Riders draft review

For the first time in years, the Riders didn't trade any of their picks at the draft. Here is a review of the players they picked.
by Sylvain Tremblay | September 14, 2014, 8:40 PM ET

For years, the Riders have drafted over 10 prospects at the draft. Now at the end of their rebuild, with a very strong young core, the Riders kept all their picks without adding any additional pick for the 2014 draft.

After the draft, GM Tremblay still seemed satisfied with the players drafted: "We like our draft. We are short on total room for players and prospects so it didn't make sense to add more picks before the draft. Still, the team is being built through the draft and we will not change our philosophy today, despite our strong young core. We drafted talent with our better picks, then we went with players that can play on every line with our later picks."

With the 13th pick, the Riders selected stickhandling sensation Sonny Milano. A player with unlimited offensive talent, Milano has the best hands in the draft and makes his moves at top-end speed. His only downside is his slight frame and mostly passive nature.

At pick 41, the Reykjavik team went with pint-sized top talent Brayden Point. With off the charts offensive instincts and butter soft hands, he can make unbelievable moves to create scoring chances. A growth spurt and more core strength would propel him straight to the big league.

Then at pick 69, the Riders decided to pick a raw forward in Maxim Letunov. Tall and skinny, Letunov has excellent offensive abilities and upside. Creative with good puck skills and soft hands, he makes most of his chances in the offensive zone. He needs to seriously bulk up and work on being a better all around player.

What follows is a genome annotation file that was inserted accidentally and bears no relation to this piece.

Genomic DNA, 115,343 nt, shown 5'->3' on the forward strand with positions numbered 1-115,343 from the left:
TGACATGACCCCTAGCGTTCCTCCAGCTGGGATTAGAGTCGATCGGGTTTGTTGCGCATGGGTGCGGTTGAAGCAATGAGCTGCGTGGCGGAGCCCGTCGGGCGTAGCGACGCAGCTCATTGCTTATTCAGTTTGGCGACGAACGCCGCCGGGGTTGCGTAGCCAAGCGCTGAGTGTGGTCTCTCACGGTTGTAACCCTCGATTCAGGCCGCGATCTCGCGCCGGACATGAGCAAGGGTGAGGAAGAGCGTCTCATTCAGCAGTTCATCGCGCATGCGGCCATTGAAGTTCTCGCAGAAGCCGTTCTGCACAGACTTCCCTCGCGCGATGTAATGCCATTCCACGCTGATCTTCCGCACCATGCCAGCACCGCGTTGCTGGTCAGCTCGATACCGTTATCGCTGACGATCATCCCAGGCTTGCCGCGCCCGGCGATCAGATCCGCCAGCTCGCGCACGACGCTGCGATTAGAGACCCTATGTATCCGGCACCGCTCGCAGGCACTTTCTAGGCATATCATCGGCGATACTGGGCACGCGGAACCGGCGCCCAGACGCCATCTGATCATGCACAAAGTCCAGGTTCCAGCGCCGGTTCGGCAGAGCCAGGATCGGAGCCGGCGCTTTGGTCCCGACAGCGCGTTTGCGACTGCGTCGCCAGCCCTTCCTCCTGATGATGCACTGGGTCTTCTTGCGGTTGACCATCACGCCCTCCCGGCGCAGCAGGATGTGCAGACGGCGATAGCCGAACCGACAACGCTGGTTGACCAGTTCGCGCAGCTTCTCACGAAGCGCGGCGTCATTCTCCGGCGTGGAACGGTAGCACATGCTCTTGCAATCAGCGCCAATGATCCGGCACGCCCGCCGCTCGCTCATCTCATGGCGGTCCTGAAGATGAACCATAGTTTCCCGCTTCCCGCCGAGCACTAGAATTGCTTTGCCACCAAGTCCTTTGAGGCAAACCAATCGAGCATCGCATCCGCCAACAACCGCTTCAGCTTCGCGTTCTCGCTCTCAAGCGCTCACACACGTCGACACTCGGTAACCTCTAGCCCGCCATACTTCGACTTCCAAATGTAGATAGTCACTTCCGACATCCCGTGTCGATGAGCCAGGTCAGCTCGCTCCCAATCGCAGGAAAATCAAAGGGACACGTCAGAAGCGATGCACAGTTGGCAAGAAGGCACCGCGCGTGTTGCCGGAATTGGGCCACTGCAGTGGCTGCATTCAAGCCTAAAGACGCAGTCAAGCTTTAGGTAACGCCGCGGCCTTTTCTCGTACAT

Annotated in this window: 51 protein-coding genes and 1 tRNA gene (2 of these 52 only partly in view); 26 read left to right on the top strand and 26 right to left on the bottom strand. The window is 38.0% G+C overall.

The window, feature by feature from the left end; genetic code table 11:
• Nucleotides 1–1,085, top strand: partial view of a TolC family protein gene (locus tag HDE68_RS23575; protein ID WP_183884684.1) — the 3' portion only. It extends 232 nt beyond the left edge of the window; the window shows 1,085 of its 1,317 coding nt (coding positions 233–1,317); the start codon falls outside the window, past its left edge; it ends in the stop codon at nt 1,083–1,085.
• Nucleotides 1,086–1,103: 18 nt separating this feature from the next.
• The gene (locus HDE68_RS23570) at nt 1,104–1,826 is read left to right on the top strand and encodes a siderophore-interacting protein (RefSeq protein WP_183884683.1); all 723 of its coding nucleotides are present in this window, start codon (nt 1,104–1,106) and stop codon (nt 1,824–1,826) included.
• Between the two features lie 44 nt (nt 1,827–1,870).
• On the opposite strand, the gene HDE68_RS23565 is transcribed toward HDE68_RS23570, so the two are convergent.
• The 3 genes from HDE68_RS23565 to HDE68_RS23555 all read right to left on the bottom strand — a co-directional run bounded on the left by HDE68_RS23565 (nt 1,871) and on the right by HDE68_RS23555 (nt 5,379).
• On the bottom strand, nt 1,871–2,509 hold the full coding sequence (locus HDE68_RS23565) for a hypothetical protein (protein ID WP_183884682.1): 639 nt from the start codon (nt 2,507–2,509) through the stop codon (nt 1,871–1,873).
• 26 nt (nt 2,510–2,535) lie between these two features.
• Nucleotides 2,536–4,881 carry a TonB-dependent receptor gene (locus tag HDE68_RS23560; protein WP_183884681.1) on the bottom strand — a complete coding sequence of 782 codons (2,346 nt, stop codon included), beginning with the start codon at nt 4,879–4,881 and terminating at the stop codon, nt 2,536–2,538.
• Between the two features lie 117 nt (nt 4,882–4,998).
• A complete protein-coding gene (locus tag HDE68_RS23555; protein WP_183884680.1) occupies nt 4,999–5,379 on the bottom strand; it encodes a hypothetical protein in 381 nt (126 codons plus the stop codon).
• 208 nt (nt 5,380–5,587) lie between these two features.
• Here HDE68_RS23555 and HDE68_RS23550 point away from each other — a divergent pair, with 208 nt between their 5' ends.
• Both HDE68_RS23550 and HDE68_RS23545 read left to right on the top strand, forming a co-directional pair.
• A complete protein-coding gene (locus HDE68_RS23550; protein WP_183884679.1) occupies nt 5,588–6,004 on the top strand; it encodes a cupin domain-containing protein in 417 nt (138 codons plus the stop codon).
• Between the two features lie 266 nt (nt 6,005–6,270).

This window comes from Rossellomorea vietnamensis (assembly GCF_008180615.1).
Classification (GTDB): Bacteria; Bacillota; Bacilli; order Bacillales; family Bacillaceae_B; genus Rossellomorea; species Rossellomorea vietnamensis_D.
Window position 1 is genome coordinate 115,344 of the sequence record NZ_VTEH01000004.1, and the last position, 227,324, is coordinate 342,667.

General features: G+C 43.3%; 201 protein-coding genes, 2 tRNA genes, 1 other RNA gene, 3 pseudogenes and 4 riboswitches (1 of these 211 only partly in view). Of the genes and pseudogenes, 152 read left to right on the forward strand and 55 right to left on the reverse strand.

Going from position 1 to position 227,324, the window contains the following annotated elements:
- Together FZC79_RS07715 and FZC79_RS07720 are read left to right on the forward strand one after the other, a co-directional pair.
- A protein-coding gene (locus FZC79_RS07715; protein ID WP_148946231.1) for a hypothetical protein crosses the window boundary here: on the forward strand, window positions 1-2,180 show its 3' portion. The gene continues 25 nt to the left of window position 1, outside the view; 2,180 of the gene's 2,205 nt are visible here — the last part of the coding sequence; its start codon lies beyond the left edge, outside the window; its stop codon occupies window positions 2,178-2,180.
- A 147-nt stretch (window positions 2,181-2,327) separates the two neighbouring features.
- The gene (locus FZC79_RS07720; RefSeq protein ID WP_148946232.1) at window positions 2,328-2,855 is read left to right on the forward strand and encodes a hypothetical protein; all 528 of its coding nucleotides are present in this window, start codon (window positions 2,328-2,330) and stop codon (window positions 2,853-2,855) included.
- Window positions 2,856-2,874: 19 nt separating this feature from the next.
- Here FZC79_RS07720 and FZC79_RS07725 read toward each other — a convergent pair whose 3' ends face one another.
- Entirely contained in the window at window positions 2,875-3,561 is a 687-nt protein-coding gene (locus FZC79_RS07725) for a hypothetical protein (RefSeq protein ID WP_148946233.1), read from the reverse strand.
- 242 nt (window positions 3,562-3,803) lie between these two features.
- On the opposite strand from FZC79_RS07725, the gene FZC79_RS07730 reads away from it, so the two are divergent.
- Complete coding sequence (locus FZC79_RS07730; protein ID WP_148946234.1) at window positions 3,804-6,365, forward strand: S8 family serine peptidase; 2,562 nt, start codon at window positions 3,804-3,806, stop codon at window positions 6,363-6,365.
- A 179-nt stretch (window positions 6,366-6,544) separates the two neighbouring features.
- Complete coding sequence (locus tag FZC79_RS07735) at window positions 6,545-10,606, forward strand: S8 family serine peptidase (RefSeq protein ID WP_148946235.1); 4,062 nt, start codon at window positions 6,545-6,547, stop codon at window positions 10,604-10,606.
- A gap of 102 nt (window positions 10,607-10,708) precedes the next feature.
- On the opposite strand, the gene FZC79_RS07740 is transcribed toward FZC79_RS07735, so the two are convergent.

At 97th, the team chose to pick a defenseman that was recently converted from a forward, Miles Gendron. One of the best skaters in the draft, he has great puck skills and high offensive ceiling. However, being recently converted to defense, he has a lot of work covering down low or having a good gap control.

The Riders like to select players from the USDP program, and they went with Shane Gersich at 125. A maniac in puck pursuit, he causes a lot of turnovers. Burried on a deep USDP team at center, he has better offensive skills than his stats show. He is however on the small side.

With their last two picks, the Riders picked players from the US high school system: Max Willman at 153 and Tyler Bird at 137. Both prospects will be teammates at Brown University next year. Willman is the most skilled of the pair, playing a complete game yet showing a nose for the net. Bird is bigger and more physical with an excellent shot.


Log in to view or add comments.